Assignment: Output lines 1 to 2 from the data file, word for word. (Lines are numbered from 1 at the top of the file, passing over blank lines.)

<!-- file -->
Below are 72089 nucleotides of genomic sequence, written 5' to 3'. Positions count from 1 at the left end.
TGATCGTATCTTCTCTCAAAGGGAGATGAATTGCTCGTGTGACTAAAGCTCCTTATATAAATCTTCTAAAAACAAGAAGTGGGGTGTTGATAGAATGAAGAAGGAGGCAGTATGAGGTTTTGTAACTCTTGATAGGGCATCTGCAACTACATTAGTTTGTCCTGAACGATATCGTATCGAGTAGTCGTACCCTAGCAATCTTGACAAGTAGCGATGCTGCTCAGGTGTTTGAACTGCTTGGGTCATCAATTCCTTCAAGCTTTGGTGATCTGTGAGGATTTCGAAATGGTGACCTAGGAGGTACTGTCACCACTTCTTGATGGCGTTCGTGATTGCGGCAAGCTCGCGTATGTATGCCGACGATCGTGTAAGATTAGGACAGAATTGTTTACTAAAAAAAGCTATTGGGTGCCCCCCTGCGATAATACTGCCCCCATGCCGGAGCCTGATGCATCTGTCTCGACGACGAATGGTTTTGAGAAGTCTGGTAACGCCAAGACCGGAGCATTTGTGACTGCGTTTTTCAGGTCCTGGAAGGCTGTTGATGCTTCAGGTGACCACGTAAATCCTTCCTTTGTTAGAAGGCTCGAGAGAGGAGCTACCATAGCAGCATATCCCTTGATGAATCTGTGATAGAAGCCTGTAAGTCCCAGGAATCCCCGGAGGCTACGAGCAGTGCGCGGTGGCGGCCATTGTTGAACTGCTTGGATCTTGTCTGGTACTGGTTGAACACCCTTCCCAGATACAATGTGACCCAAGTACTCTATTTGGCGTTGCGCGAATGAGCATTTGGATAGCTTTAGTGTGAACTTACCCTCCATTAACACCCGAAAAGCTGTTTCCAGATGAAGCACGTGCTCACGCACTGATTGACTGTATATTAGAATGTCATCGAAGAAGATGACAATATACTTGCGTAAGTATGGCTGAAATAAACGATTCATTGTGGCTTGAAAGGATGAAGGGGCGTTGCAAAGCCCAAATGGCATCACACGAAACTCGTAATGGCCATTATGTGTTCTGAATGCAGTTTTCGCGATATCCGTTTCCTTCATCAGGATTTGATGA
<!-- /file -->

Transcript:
Below are 72089 nucleotides of genomic sequence, written 5' to 3'. Positions count from 1 at the left end.
TGATCGTATCTTCTCTCAAAGGGAGATGAATTGCTCGTGTGACTAAAGCTCCTTATATAAATCTTCTAAAAACAAGAAGTGGGGTGTTGATAGAATGAAGAAGGAGGCAGTATGAGGTTTTGTAACTCTTGATAGGGCATCTGCAACTACATTAGTTTGTCCTGAACGATATCGTATCGAGTAGTCGTACCCTAGCAATCTTGACAAGTAGCGATGCTGCTCAGGTGTTTGAACTGCTTGGGTCATCAATTCCTTCAAGCTTTGGTGATCTGTGAGGATTTCGAAATGGTGACCTAGGAGGTACTGTCACCACTTCTTGATGGCGTTCGTGATTGCGGCAAGCTCGCGTATGTATGCCGACGATCGTGTAAGATTAGGACAGAATTGTTTACTAAAAAAAGCTATTGGGTGCCCCCCTGCGATAATACTGCCCCCATGCCGGAGCCTGATGCATCTGTCTCGACGACGAATGGTTTTGAGAAGTCTGGTAACGCCAAGACCGGAGCATTTGTGACTGCGTTTTTCAGGTCCTGGAAGGCTGTTGATGCTTCAGGTGACCACGTAAATCCTTCCTTTGTTAGAAGGCTCGAGAGAGGAGCTACCATAGCAGCATATCCCTTGATGAATCTGTGATAGAAGCCTGTAAGTCCCAGGAATCCCCGGAGGCTACGAGCAGTGCGCGGTGGCGGCCATTGTTGAACTGCTTGGATCTTGTCTGGTACTGGTTGAACACCCTTCCCAGATACAATGTGACCCAAGTACTCTATTTGGCGTTGCGCGAATGAGCATTTGGATAGCTTTAGTGTGAACTTACCCTCCATTAACACCCGAAAAGCTGTTTCCAGATGAAGCACGTGCTCACGCACTGATTGACTGTATATTAGAATGTCATCGAAGAAGATGACAATATACTTGCGTAAGTATGGCTGAAATAAACGATTCATTGTGGCTTGAAAGGATGAAGGGGCGTTGCAAAGCCCAAATGGCATCACACGAAACTCGTAATGGCCATTATGTGTTCTGAATGCAGTTTTCGCGATATCCGTTTCCTTCATCAGGATTTGATGA